It’s coming. The day seniors have been dreading since they first stepped foot in Penn Manor High School this year.
In a mere two weeks, Penn Manor seniors will be presenting their graduation projects. But do any of them really know what they’re doing?
In Brian Gorski’s case, no, he doesn’t.
“I’m not prepared for it,” Gorski says.
Gorski only started his project two weeks before it was due, and still hasn’t finished it. He claims that this project isn’t going to help him in life.
“I think it’s pointless,” Gorski said, during a Tuesday homeroom.
But the point of this four-year project was to help students explore different career paths, and point them in the right direction, according to high school counselor, Jess Minko.
However, senior Ryane Hillery, feels differently. She also hasn’t finished her project and she feels that it was a terrible experience.
“You’re expected to pick your life’s work while you’re in high school, which is unrealistic,” Hillery says.
Although, many students feel this way, the counselors want to send the message that the project was never intended to be portrayed that way.
Minko explained that the students were not expected to pick a career and be stuck with it for the rest of their lives. They were supposed to explore different career paths so that they can learn a little about many different careers.
Guidance counselor, Kim Marsh, clarified that no matter how many students decide not to do their project, it will still be a requirement to graduate.
Marsh explained that every state must have a graduation project and Penn Manor cannot change that.
This year’s senior class had a different project than any other class. The classes that graduate after them aren’t required to collect any papers, which eliminates the problem of losing papers and folders. The freshman, sophomore and junior classes got the advantage of having their entire project online.
However this isn’t the only a problem for this year’s seniors; it’s an adjustment for everyone. The teachers, counselors, and principals had to learn how to teach and grade a project that was also foreign to them.
This project change was not completely up to the staff at Penn Manor either. The state had changed the requirements for the graduation project, so Penn Manor had to do the same. The project at Penn Manor was also intended to be similar to other schools in the county, according to Minko.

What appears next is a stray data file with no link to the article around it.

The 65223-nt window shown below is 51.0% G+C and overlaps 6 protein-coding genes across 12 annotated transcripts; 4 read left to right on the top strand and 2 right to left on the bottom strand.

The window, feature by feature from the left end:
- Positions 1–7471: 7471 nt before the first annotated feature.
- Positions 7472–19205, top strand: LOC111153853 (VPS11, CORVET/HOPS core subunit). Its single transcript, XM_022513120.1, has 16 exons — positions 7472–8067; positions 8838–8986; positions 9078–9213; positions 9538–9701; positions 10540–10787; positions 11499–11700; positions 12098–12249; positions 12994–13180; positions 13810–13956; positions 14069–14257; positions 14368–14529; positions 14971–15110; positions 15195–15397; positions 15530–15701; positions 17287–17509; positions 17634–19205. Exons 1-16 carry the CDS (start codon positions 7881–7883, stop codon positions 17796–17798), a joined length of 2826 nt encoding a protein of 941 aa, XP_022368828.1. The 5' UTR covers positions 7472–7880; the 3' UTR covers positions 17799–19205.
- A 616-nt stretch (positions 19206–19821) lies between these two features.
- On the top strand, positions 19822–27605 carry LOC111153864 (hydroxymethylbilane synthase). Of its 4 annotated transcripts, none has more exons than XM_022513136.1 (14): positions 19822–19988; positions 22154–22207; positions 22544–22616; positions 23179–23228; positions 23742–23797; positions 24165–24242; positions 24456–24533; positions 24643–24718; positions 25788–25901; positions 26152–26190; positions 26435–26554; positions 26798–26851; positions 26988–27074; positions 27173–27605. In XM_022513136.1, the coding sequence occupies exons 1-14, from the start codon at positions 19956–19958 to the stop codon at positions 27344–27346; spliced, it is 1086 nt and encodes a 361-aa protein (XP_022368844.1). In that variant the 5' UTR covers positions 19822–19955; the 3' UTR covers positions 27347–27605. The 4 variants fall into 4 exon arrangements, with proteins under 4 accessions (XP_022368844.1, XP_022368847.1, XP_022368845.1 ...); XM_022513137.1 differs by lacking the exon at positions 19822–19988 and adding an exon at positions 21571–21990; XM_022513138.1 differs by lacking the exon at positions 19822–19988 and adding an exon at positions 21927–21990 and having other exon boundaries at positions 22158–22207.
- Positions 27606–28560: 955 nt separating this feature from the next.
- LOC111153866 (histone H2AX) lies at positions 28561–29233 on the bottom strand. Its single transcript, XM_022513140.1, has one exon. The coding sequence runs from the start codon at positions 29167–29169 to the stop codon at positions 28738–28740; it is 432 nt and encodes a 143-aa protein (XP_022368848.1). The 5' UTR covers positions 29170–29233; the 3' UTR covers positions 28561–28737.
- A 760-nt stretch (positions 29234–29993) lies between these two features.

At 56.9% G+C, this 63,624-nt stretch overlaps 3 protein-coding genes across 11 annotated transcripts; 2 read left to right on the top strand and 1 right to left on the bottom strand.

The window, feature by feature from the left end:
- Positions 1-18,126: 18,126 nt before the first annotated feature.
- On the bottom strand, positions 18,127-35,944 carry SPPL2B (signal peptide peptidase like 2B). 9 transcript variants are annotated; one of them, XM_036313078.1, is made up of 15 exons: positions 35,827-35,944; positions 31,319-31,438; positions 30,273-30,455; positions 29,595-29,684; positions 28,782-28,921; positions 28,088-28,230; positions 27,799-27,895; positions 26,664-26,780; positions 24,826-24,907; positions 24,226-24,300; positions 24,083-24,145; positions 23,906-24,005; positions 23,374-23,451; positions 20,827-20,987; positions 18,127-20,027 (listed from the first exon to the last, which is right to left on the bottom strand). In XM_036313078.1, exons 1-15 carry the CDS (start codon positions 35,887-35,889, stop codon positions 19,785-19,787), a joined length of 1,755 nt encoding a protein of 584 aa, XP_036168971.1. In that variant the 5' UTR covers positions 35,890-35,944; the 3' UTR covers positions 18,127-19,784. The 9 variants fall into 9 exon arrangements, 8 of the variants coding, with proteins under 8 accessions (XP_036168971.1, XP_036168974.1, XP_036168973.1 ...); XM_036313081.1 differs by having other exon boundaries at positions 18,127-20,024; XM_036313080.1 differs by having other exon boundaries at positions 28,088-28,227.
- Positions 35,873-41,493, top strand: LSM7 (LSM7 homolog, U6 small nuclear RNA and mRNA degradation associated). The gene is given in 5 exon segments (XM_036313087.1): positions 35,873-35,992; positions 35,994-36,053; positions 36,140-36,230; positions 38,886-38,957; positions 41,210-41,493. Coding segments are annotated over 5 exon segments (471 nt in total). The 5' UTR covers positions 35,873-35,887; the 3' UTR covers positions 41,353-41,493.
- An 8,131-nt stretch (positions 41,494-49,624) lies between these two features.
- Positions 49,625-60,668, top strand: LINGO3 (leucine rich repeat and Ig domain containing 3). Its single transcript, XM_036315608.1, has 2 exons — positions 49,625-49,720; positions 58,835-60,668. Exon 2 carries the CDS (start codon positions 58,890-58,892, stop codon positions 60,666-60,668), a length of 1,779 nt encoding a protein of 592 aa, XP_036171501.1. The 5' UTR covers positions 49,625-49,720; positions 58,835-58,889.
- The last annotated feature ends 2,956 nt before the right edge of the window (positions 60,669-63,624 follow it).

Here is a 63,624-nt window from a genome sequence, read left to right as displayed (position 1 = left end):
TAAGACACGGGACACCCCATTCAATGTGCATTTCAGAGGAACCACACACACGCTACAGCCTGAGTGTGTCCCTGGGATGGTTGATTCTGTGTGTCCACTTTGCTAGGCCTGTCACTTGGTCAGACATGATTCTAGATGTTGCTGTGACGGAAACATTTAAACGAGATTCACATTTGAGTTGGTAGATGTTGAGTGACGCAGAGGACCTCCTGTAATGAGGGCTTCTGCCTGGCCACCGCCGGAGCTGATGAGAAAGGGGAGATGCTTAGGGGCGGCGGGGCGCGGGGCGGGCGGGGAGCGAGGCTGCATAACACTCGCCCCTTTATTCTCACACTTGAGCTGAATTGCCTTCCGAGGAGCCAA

Students like senior Kayla Drexel just felt that the project had been disorganized, but not completely pointless.
“It’s not going to help with my life. It was good to research colleges, but I would have done that on my own…I didn’t need a project to help me do it,” says Drexel.
Minko explained that the students that have taken the initiative to ask questions about the project haven’t had as tough of a time with the project and have realized that the project is not as confusing as it may sometimes be portrayed.
But was asking questions always very helpful?
In senior Katie Trout’s case, it doesn’t seem so.
“Guidance counselors couldn’t even help us because they didn’t know what was going on,” Trout says.
Trout is finished with her project, but feels that everything seemed impossibly hard to do and she doesn’t feel as though this is going to help her with her life.
Marsh acknowledged that yes, the projects are definitely getting better by grade and fewer problems have arisen.
Seniors this year who didn’t have their projects finished weren’t able to get a parking pass at the high school in August.
“Typically most students wait until it’s due,” Marsh says, however this year’s seniors were required to hand their project in last spring, “that threw a curve ball in some people’s plans to do it later.”
Marsh has seen several problems with this graduation project. Marsh said that many students just don’t know what’s required of them.
“I just feel like I wasn’t informed enough on exactly what to do,” senior Taylor Coulton says of his graduation project. Taylor’s guidance counselor had to walk him through his project and now he’s mostly done, except for the three-page paper.
Other students either lost their folders or claimed their folders were lost by someone in the school. Some students just didn’t get their community service done.
Lynn Torbert and Lexus Embry can definitely relate to these statements.
Torbert’s papers were lost but she did finish her project and she says that the project did its job. It helped her figure out what she wanted to do as far as a career.
Lexus Embry is still having trouble getting her community service hours done. She still has twelve hours to finish. However Embry’s project wasn’t all bad.
“I already knew what I wanted to do but the project helped me realize it was exactly what I wanted to do,” says Embry.
However there is a solution to many of these problems. Mrs. Minko holds sessions during homeroom to go over the requirements of the project and to help walk the students through the process.
There had also been a senior class meeting where a video was shown of a sample interview, and a grading rubric had been handed out that had some examples of questions that may be asked to the students. There are samples of graduation project work at the circulation desk in the library, if any students are interested in looking at an example.
The senior’s presentations are scheduled for the 11, 12 and 13 of November.
By: Abby Wilson